Funded by The National Lottery Community Fund our Youth Mentors work one to one with young people usually in school but also in the community (and by Zoom calls more recently) and work with those young people that don’t meet the CAMHS or Early Help threshold. They are usually the young people that require more support than school pastoral care can give but less support than specialist services. Some examples include those who have anxiety, depression, low level self-harm, poor friendship groups, chaotic home lives, struggle with concentration in school, are subject to bullying, using recreational drugs, struggle to follow school structures, etc. Basically it’s anything that affects the wellbeing of that young person potentially having an impact on their mental health.

The project is designed to support vulnerable young people and ensure they can develop to have happier, healthier lives. The positive engagement the youth mentors offer allows for young people to develop skills around resilience, tolerance and social action. All of which contribute to building relationships with those the young people interact with. These better relationships create acceptance and can lead to better community cohesion and support. 

Our aim is to support young people at the earliest possible time. This early intervention can direct young people in a way that prevents them going down a destructive path. The Youth mentor role is as it says - to mentor young people, giving support and advice which is impartial and non-judgemental at a time of crisis and/or transition for a young person. The crisis may only appear to the outside world as a very small thing, but experience tells us that even what appear to be small issues can have a major impact on a young person’s life.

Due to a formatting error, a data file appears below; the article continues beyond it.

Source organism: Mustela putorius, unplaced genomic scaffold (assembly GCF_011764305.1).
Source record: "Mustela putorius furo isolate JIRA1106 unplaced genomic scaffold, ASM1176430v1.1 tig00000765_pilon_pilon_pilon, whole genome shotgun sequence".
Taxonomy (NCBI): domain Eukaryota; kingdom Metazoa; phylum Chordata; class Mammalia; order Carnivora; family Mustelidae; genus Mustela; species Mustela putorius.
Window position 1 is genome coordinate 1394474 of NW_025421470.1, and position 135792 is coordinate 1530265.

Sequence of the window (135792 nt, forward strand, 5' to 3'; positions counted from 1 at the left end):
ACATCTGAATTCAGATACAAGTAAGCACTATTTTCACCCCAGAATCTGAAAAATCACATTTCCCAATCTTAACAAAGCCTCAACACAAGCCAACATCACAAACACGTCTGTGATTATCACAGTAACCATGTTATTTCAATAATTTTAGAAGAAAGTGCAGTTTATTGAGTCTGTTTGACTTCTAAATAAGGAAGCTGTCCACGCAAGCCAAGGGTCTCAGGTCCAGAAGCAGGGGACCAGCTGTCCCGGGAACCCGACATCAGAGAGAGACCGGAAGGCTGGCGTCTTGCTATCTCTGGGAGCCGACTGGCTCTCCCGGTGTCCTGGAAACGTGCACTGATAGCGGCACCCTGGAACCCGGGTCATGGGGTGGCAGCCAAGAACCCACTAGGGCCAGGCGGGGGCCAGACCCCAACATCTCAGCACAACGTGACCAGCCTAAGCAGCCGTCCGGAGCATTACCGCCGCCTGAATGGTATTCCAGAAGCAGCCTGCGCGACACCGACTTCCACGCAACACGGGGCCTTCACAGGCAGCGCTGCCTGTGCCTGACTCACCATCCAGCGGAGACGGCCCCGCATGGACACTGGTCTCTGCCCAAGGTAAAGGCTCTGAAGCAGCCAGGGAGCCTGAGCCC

These early interventions mean that school attendance can increase, young people have less anxiety, and with trusted relationships being created, conversations about possible future actions can be held. If the actions are risky there is an opportunity to discuss alternative courses or just making clear the ramifications and consequences may change that young person’s mind on how they act. The environment we create can encourage the young people we mentor to think differently about themselves and the world around them, and make more positive, less risky choices that benefit them and the place they live in.

Referrals to the Youth mentor Programme are welcome from a range of agencies as well as young people being able to self-refer. You can request a referral from Clare Yates, Youth Development Manager at